Improved Prognosis for Patients with Ewing Sarcoma in the Sacrum Compared with the Innominate Bones: The Scandinavian Sarcoma Group Experience

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Treatment of Ewing sarcoma of the pelvic bones remains one of the most difficult tasks in the treatment of bone sarcomas. Whether surgery or radiation therapy is the best local treatment is still a matter of debate. The aim of the present study was to compare sacral and nonsacral sites with regard to the treatment and outcome of pelvic Ewing sarcomas.


Patients with Ewing sarcoma of the osseous pelvis diagnosed between 1986 and 2011 were identified through the Scandinavian Sarcoma Group registry. Data regarding tumor size, local treatment (surgery or radiation therapy), metastatic disease, surgical margins, local recurrence, and overall survival were analyzed.


Of the 117 patients examined, eighty-eight had tumors in the innominate bones and twenty-nine, in the sacrum. Radiation therapy was the sole local treatment for 40% of the innominate bone tumors in contrast to 79% of the sacral tumors. The five-year disease-free survival rate in the latter group (66%) was greater than that in the group with tumors in the innominate bones (40%) (p = 0.02 adjusted for size).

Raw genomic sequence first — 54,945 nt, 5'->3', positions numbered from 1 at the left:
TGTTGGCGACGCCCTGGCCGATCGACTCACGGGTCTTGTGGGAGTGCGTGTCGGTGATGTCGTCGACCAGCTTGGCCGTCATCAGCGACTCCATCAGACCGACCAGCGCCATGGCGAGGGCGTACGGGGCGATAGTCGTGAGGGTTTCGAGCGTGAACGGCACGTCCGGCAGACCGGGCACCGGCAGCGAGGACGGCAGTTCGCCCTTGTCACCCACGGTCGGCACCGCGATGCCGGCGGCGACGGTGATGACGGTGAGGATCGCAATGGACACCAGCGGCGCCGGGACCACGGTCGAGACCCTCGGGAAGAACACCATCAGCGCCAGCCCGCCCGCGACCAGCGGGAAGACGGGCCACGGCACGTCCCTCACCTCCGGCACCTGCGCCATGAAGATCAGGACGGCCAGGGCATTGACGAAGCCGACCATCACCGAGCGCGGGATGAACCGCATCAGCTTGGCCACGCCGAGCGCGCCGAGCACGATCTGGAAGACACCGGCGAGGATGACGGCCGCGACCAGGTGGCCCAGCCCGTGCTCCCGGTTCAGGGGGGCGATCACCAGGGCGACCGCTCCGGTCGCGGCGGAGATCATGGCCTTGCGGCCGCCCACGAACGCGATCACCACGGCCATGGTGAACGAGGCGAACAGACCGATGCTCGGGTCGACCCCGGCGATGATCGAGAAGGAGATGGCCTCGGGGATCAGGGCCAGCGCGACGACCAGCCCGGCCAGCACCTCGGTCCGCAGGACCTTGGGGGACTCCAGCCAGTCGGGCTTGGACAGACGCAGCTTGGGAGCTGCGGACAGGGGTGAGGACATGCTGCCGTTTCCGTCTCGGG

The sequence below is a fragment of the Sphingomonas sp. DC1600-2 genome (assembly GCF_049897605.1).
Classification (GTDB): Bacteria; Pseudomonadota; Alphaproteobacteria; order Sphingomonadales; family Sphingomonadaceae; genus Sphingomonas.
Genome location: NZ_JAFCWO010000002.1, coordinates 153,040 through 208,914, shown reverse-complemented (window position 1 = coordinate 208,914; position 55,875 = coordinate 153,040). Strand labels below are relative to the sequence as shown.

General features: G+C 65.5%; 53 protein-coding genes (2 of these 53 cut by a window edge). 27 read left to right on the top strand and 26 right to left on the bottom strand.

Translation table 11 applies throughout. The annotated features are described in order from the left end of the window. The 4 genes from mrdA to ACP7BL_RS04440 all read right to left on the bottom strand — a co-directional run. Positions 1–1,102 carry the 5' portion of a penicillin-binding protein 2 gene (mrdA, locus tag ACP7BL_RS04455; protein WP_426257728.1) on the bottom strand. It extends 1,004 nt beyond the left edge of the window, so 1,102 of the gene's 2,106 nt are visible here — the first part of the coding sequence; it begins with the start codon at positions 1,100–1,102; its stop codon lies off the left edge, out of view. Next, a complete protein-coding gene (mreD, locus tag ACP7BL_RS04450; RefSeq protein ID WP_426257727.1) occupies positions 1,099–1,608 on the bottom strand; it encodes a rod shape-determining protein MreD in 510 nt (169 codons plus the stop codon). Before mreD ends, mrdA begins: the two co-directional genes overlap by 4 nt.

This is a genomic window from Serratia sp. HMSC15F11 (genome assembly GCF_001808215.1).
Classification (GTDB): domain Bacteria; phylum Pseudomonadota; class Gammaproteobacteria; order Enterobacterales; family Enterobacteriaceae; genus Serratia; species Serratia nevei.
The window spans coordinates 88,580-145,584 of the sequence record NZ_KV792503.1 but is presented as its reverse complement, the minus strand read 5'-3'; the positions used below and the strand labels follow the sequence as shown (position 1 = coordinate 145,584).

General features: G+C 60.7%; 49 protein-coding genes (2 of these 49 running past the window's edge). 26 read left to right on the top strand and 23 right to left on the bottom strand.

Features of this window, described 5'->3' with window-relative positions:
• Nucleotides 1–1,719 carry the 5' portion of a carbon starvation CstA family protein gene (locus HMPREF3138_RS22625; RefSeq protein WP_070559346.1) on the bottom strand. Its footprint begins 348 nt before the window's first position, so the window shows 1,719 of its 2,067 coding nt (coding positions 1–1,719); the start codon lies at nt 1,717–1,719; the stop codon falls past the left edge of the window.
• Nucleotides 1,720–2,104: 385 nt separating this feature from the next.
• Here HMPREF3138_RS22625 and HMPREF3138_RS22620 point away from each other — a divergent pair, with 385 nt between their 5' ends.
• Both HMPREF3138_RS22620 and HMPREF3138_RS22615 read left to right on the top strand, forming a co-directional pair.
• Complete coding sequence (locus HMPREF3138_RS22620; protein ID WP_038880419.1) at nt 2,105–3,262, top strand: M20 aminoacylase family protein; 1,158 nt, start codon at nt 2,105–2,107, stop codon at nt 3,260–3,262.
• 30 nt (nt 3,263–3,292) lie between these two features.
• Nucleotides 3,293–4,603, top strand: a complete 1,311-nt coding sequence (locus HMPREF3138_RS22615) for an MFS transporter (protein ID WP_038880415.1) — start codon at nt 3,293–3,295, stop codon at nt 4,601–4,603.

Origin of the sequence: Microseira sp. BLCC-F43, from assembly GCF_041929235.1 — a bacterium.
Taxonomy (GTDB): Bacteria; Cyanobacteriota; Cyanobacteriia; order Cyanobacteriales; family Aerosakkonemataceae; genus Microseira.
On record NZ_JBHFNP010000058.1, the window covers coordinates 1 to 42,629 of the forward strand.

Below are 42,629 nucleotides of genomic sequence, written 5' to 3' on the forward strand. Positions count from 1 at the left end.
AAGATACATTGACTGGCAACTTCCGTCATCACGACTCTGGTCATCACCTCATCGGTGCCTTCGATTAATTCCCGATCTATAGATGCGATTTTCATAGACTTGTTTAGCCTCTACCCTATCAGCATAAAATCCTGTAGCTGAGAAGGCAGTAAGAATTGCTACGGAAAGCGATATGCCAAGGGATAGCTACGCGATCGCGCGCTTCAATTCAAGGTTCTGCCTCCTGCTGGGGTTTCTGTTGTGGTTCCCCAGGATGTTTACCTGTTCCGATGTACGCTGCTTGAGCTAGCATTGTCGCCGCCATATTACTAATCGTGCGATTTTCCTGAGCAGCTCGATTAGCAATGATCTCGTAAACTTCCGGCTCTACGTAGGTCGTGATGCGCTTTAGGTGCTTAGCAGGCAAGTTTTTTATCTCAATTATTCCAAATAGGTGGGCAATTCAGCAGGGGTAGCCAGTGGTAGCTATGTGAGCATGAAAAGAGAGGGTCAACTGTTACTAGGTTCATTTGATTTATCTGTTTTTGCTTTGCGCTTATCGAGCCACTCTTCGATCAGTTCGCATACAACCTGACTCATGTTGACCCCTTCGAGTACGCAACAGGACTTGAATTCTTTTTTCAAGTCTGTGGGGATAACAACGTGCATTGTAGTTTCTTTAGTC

Disease-free survival among patients with Ewing sarcoma was improved when the tumor was localized in the sacrum compared with the innominate bones, where these tumors are generally larger. Local radiation therapy alone appears to result in good local tumor control and may be the treatment of choice for sacral tumors.

Level of Evidence:

Prognostic Level III. See Instructions for Authors for a complete description of levels of evidence.

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